Interbike 2018: The dream is gone

El Grande, being (ahem) gravitationally challenged, rarely participates in the Sport of Kings. Organizers grew tired of the frantic phone calls from the National Earthquake Information Center in Colorado.

The inaugural RenoCross took place last night. Alas, neither I, the Mud Stud nor the Old Guy Who Gets Fat in Winter was in attendance.

Yes, it’s that time of year again.

There doesn’t seem to be much in the way of coverage out there at 8 a.m. New Mexico time, though cxmagazine.com has a brief report, results and pix.

My colleague Steve Frothingham had contemplated doing the Wheelers & Dealers race, but his new duties may have kept him in the Show Daily office. The Fake News never sleeps, and it rarely pins on a number.

El Grande did, from time to time. But it usually got swallowed by a roll, crease or fold, and even if he finished none of the judges could see it and thus he never got his just deserts.

Sometimes he didn’t even get beered.

• Next: Relax.

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12 Responses to “Interbike 2018: The dream is gone”

  1. khal spencer Says:

    Good day for Cross up here. Plenty of mud…

    • Patrick O'Grady Says:

      You too? Christ, it’s been pissing down here since about 3:30 p.m. yesterday.

      I know, I know, desert, no complaints about rain, etc., et al., and so on and so forth. But I’m definitely regretting my decision to run yesterday instead of riding.

    • Pat O'Brien Says:

      We were supposed to get heavy rain yesterday and last night. We ended up with a 1/10 of an inch, and then we sent the rest to you. My tandem riding friends are in Santa Fe this week on a tour, a deluxe tour. They are doing the 84 mile Enchanted Circle loop today. When told it would be raining this morning for the start, they said we are originally from Oregon so no worries. If you see them Khal, they will be on a yellow Co-Motion and their names are Bob and Michelle.

      • larryatcycleitalia Says:

        Since I’m in the biz, can you explain what you mean by “on a tour, a deluxe tour.”? The bike tour/travel industry doesn’t really have any hard and fast rules on descriptions so I’m wondering – in the same way I wonder when someone says “fully supported tour” which I’ve found can be anything from a just a luggage truck that hauls your stuff to the next lodging all the way to some that’ll even push you up the steep hills and ask if you’d like still or sparkling water in your bottle!

      • Patrick O'Grady Says:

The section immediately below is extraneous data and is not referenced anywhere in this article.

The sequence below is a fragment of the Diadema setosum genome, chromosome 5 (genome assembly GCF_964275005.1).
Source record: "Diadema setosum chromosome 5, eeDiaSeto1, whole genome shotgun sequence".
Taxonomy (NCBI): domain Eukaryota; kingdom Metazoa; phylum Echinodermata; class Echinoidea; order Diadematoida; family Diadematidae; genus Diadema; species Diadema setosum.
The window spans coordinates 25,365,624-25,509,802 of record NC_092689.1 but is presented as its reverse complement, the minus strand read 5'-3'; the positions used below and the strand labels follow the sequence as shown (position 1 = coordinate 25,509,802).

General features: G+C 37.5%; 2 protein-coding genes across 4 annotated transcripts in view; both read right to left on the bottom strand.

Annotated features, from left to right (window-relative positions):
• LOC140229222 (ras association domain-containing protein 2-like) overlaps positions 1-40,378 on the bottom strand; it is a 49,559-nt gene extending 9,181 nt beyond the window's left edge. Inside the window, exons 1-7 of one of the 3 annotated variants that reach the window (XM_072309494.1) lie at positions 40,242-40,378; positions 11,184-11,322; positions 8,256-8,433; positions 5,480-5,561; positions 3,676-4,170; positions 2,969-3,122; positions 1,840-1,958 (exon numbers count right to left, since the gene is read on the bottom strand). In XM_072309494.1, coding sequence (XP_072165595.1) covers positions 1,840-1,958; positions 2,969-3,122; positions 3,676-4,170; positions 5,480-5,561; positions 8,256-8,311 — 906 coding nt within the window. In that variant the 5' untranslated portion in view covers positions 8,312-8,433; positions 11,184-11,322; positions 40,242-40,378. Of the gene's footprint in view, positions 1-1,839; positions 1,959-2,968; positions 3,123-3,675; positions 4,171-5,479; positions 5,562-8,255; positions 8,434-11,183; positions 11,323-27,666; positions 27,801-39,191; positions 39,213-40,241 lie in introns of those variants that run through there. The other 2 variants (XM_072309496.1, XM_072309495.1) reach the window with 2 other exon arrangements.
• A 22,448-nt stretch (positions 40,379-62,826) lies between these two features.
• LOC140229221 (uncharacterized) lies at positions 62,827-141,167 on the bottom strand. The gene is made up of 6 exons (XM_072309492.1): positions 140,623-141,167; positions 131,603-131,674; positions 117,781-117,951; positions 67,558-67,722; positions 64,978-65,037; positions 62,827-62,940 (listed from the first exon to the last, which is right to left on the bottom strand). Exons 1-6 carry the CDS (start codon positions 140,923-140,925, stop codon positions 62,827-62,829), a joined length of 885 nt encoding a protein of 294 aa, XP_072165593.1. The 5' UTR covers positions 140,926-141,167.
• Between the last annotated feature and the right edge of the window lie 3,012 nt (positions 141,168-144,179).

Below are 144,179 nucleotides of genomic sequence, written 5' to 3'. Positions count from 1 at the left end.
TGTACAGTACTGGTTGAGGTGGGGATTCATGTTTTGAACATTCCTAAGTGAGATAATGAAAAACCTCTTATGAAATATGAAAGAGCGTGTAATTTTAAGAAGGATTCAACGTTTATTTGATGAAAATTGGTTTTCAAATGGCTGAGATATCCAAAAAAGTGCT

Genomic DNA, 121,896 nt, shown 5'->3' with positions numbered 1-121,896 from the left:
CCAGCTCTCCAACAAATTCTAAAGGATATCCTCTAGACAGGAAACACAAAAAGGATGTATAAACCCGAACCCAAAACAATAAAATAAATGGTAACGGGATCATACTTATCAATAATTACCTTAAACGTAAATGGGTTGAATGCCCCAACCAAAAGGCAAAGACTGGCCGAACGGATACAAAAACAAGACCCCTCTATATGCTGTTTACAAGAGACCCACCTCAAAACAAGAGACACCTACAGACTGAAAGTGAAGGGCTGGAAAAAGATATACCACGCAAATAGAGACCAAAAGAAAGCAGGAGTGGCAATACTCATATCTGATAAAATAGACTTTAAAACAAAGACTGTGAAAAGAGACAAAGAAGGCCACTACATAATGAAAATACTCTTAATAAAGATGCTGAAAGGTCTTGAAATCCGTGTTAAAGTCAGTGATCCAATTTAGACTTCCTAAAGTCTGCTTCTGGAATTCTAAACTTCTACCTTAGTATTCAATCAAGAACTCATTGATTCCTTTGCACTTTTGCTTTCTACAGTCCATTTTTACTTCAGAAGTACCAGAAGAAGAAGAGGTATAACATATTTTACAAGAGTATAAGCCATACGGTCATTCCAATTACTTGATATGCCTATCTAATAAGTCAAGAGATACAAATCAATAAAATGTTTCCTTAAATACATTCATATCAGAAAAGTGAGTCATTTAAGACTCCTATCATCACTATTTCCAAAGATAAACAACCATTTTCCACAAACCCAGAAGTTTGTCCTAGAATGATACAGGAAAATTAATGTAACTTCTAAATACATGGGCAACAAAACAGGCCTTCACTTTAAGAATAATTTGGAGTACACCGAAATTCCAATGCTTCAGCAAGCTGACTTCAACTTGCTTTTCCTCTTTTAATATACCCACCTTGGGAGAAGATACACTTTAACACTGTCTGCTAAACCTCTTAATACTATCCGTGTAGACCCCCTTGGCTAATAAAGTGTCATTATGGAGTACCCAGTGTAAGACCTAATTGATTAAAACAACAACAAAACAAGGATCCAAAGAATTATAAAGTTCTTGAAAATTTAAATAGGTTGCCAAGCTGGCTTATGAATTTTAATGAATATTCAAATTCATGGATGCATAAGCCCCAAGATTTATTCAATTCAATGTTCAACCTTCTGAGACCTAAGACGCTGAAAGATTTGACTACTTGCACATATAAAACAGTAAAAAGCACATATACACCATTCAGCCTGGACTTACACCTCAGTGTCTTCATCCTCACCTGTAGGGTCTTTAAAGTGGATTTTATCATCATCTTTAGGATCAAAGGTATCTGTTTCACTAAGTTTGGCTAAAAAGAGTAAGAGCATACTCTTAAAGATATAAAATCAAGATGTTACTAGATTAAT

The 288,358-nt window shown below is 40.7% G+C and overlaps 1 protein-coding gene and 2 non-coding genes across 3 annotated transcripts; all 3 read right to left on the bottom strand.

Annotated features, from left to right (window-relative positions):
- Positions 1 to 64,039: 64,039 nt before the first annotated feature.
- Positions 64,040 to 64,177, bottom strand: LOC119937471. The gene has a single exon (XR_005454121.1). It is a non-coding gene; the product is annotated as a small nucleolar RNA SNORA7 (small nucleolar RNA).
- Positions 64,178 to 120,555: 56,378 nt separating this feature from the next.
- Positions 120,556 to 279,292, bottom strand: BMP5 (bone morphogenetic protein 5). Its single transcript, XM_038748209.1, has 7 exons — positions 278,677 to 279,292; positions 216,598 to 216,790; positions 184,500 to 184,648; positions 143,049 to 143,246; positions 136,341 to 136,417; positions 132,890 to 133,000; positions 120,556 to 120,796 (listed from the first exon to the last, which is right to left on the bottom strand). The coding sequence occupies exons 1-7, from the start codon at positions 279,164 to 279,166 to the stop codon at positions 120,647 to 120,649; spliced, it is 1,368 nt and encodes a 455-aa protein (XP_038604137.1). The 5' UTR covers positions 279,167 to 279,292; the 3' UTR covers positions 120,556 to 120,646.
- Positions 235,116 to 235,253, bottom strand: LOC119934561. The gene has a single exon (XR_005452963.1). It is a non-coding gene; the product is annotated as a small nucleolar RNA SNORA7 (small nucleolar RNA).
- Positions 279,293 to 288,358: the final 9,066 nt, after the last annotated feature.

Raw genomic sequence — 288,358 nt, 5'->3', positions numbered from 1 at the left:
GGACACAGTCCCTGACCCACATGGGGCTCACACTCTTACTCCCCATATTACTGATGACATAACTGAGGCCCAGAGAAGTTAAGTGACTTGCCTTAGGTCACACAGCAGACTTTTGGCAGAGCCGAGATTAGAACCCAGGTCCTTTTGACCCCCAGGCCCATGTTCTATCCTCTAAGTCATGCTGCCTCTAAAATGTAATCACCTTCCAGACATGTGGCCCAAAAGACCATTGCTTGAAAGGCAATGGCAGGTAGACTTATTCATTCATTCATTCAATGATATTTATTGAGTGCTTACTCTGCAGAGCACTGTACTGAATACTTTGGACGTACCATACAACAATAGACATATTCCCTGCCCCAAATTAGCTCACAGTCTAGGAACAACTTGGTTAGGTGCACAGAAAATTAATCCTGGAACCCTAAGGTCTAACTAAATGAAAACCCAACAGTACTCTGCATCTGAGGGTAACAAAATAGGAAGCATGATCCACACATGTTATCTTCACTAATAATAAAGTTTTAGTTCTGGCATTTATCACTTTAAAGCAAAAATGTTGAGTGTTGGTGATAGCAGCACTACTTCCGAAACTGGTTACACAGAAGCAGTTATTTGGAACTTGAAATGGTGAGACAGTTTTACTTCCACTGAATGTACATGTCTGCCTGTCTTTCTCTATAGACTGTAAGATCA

I did one “fully supported” Adventure Cycling Association tour, the Southern Arizona Road Adventure. That was pretty sweet.

        ACA determined the routes, shuttled our crap from stop to stop, and fed/watered/sagged us. All we had to do was ride the bikes, eat, set up/break down our tents, and sleep.

        At a couple of the stops the tent-phobic could arrange more comfortable lodging, too. Bisbee was a particularly nice spot for camping, but as I recall a few folks opted for hotel rooms.

      • Pat O'BRien Says:

        Sorry Larry. What I was trying to convey is that it was a very expensive tour. They asked if I would like to go, and this style tour is not their usual fare. When I learned the cost was around $3K per person for the week, I declined. It involved first class inns and gourmet meals with many additional side trips like a river rafting trip with a naturalist guide. If I want to ride around Santa Fe, I will buy a map, and then show up at Khal’s front door asking if I can crash on the sofa. He would probably let me unless I brought Patrick with me.

        • larryatcycleitalia Says:

          Thanks – always good to know what someone out there thinks about these terms. Based on that, all of our point-to-point tours in Italy are deluxe and expensive. Our clients are the types who want all the surprises to be the good kind..and are happy to pay enough to ensure that is the case, though they tell us with other operations they didn’t always feel they got what they’d paid for!
          Now our Piedmont Cycling Resort concept provides “first-class” (4-star) accommodation but lets the client determine how much (if any) of the gourmet meals or side trips they desire and wish to pay for.
          We now have a “Gourmet” meal package and “Pro” package option where we’ll wash your bike daily, do your cycling laundry and even arrange for someone to rub your tired legs.

        • Pat O'Brien Says:

          Good morning Larry. My tandem ridings buds decided to treat themselves to a really nice tour, and from the emails I got from them, they were totally satisfied. I also like no surprises, and if I was going to come to Italy to ride, it would be with you guys. I have a emergency nest egg, and I am really reluctant to tap it unless I have to. We are pretty frugal which allowed me to retire at 55. It was worth it, and still is.

    • Patrick O'Grady Says:

      Ah, well, that explains it, then. Webfeet from Oregon riding a bike made in Eugene around the Enchanted Circle. That’s more effective than a rain dance or even cloud-seeding.

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